With or without the FIT, we can expect or envisage the entry of RE producers so long as they can sell their electricity at a price that reflects a reasonable rate of return. Indeed, as of today, when the FIT is still “in the works,” we already have significant production of electricity from such renewable sources as geothermal energy and hydroelectric power. As FEF has pointed out, the Philippines’ carbon “footprint” is at present quite small because of our greater reliance on renewable energy in comparison with more advanced countries.
As noted, the FIT gives incentives for new RE entities to enter the power generation market. Thus, the FIT would be expected to increase the amount of electricity supplied. Ordinarily, assuming that the factors underlying demand for electricity remain unchanged, we might expect that the greater amount on offer would bring about a lower market price. This would of course be the outcome if the price of electricity is set by market forces and there is enough competition. There is some basis for such an expectation because under existing laws, we are mandated to have a deregulated wholesale market for electricity. Progress in such deregulation has been uneven, but according to some observers, there has been progress. There have been scattered reports that deregulation has already resulted in the alleviation of power outages in certain parts of the Visayas.
But complicating the picture is the fact that the retail price of electricity is regulated. It is set by the ERC. On the other hand and as already indicated, the wholesale price is now increasingly subject to market forces. The FIT scheme applies to the wholesale price and is therefore a retrogression from the trend toward market deregulation because it would involve the government in setting a fixed (albeit adjustable over time) price for new RE producers. A government official has admitted that the currently proposed FITs — soon to be subjected to public hearings — are based partly on ensuring a 16% annual rate of return to new RE entrants. Is this desirable or wise?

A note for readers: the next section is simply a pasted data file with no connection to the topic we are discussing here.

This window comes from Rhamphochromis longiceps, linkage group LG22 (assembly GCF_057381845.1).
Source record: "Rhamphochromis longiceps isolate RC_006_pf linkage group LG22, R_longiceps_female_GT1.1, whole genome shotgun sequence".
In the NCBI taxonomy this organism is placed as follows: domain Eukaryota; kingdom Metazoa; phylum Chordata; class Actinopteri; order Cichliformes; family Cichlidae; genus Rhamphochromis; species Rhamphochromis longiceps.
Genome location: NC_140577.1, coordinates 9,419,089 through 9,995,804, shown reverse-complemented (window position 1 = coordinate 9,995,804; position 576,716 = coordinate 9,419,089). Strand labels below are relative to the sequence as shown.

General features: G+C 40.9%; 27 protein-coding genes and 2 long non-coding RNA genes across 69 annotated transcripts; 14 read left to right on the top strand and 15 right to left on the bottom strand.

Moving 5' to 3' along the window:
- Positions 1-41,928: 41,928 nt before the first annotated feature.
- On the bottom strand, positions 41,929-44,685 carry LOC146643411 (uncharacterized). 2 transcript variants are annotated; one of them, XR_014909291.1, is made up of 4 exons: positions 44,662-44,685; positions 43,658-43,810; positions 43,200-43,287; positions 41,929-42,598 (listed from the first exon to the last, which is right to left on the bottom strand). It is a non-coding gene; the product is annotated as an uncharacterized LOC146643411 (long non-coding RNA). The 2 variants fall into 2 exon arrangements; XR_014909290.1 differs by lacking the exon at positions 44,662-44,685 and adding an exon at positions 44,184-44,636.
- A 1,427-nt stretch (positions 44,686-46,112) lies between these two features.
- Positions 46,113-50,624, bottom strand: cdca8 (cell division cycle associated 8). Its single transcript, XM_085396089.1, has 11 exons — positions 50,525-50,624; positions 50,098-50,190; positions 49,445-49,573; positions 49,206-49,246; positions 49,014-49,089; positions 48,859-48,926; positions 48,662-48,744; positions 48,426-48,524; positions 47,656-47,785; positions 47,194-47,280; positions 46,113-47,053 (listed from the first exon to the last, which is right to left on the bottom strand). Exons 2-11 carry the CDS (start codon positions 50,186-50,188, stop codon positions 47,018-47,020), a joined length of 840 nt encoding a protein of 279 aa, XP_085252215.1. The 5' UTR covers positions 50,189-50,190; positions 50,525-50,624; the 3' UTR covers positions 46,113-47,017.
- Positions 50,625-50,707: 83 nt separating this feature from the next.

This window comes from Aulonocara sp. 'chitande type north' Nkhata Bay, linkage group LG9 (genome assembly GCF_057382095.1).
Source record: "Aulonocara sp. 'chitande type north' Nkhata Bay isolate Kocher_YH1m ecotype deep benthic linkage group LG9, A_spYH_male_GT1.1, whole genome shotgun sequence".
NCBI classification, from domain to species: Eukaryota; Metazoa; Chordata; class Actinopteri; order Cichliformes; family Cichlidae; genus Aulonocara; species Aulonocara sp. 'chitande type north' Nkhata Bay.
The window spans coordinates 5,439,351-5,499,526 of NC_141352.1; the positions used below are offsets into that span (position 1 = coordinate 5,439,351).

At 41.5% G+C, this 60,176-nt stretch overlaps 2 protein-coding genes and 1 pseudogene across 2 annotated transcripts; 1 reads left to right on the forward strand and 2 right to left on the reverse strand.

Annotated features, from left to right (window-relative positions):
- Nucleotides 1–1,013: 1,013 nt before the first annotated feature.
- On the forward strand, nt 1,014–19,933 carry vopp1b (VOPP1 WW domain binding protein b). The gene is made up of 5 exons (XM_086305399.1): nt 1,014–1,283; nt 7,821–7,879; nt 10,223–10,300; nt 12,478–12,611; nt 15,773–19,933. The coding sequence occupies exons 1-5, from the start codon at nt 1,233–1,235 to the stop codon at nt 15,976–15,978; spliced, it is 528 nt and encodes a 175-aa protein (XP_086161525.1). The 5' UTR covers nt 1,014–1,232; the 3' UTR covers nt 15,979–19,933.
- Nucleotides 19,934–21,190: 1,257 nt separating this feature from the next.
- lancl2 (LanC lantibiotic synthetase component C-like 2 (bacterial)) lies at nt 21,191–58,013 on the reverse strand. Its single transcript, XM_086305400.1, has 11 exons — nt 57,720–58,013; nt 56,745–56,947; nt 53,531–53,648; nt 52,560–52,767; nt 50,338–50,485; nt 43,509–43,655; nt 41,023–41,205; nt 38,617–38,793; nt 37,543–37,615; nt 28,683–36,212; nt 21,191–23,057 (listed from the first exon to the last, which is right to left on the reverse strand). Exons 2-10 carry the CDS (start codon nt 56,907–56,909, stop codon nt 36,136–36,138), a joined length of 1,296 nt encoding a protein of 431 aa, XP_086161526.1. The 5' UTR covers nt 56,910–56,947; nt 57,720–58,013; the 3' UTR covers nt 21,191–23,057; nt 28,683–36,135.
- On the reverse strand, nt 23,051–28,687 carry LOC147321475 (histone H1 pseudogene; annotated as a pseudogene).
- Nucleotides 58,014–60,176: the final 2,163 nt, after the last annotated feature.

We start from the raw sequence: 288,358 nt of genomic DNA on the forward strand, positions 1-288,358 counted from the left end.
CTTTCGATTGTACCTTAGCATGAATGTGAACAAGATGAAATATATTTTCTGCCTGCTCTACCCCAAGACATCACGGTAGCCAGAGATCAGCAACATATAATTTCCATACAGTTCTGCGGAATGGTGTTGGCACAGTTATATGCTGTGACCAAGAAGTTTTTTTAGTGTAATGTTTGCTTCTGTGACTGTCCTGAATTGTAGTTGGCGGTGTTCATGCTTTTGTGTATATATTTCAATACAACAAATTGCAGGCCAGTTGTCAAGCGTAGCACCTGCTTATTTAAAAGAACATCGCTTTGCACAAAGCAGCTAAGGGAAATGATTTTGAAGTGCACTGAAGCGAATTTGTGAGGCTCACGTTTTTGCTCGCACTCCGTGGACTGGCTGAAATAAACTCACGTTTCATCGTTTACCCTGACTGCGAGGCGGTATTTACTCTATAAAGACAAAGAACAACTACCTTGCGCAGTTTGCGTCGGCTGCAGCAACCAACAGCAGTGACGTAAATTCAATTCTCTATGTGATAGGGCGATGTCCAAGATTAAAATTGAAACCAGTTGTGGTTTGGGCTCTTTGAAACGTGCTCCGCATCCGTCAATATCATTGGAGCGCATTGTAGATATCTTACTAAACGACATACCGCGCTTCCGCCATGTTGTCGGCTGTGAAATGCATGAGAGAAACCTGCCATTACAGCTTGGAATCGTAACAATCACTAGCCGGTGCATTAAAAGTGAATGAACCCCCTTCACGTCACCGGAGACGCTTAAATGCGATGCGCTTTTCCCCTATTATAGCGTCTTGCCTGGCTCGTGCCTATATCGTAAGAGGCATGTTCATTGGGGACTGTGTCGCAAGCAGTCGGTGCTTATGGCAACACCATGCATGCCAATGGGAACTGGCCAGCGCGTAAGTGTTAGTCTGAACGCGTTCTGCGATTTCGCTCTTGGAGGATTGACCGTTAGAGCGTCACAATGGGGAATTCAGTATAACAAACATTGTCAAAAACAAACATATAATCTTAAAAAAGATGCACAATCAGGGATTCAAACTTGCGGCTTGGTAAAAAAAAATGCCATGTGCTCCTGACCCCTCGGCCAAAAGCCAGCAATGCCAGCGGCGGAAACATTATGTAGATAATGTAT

But what happens when the retail price of electricity is regulated? The price cannot be set too high that quantity demanded falls too much, thereby lowering the aggregate profits of producers. The price cannot also be set too low because, even if there is more quantity demanded, the aggregate profits of producers will also be too low. (Does this mean that the regulator has become an entity that sets the price of a governmentally-approved cartel? Or is the better plan to have the ERC simply “shadow” the wholesale price set competitively by market forces?)
What if the underlying wholesale price (the one at which non-FIT producers transact) remains where it has been, but there are now new entrants benefitting from the FIT? The likely initial outcome is that the quantity demanded will remain unchanged but of course, there would be more quantity supplied. In other words, there would be what economists call “excess supply.” This means that the existing producers will likely earn lower profits because they will have to “share” the market with the new entrants.
But there is a catch: Existing producers with IPP contracts will continue to earn as before because of the guarantee provisions in these contracts (and many of these contracts are long-lived). The FIT producers will also be insulated from market fluctuations given their guaranteed FIT rates. Thus, the adverse impact of any excess supply could fall on fossil producers without IPP guarantees, as well as on existing RE producers not currently eligible for FIT. Now, think about it for a moment. If you were an existing RE producer, and the FIT rate set by ERC is higher than the wholesale price, wouldn’t you be tempted to shut down, and re-incarnate yourself as a new RE producer to take advantage of the FIT? Alternatively, you could sell out to another RE producer with a FIT. What this means is that FIT could well act as a Trojan Horse that brings back the specter of regulated prices that were set in the past at close to monopoly-price levels to the detriment of the consuming public.